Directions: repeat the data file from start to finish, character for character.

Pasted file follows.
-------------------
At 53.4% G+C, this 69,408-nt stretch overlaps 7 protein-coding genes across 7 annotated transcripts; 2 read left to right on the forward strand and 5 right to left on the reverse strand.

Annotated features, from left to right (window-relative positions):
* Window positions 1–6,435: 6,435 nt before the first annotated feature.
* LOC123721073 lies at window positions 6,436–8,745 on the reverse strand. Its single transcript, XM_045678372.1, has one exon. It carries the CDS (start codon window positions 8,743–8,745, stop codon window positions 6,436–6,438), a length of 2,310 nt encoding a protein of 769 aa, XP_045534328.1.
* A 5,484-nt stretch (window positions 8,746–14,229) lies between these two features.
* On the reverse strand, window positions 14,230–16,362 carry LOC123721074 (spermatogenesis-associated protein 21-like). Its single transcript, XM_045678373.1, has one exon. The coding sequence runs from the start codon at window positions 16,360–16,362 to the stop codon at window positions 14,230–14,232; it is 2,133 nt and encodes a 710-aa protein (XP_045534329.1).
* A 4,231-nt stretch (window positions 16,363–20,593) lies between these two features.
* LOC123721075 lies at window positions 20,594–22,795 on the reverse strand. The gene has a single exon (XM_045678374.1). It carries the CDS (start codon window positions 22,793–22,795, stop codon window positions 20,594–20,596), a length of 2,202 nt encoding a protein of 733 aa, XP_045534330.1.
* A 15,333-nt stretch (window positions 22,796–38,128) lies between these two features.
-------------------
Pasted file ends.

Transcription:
At 53.4% G+C, this 69,408-nt stretch overlaps 7 protein-coding genes across 7 annotated transcripts; 2 read left to right on the forward strand and 5 right to left on the reverse strand.

Annotated features, from left to right (window-relative positions):
* Window positions 1–6,435: 6,435 nt before the first annotated feature.
* LOC123721073 lies at window positions 6,436–8,745 on the reverse strand. Its single transcript, XM_045678372.1, has one exon. It carries the CDS (start codon window positions 8,743–8,745, stop codon window positions 6,436–6,438), a length of 2,310 nt encoding a protein of 769 aa, XP_045534328.1.
* A 5,484-nt stretch (window positions 8,746–14,229) lies between these two features.
* On the reverse strand, window positions 14,230–16,362 carry LOC123721074 (spermatogenesis-associated protein 21-like). Its single transcript, XM_045678373.1, has one exon. The coding sequence runs from the start codon at window positions 16,360–16,362 to the stop codon at window positions 14,230–14,232; it is 2,133 nt and encodes a 710-aa protein (XP_045534329.1).
* A 4,231-nt stretch (window positions 16,363–20,593) lies between these two features.
* LOC123721075 lies at window positions 20,594–22,795 on the reverse strand. The gene has a single exon (XM_045678374.1). It carries the CDS (start codon window positions 22,793–22,795, stop codon window positions 20,594–20,596), a length of 2,202 nt encoding a protein of 733 aa, XP_045534330.1.
* A 15,333-nt stretch (window positions 22,796–38,128) lies between these two features.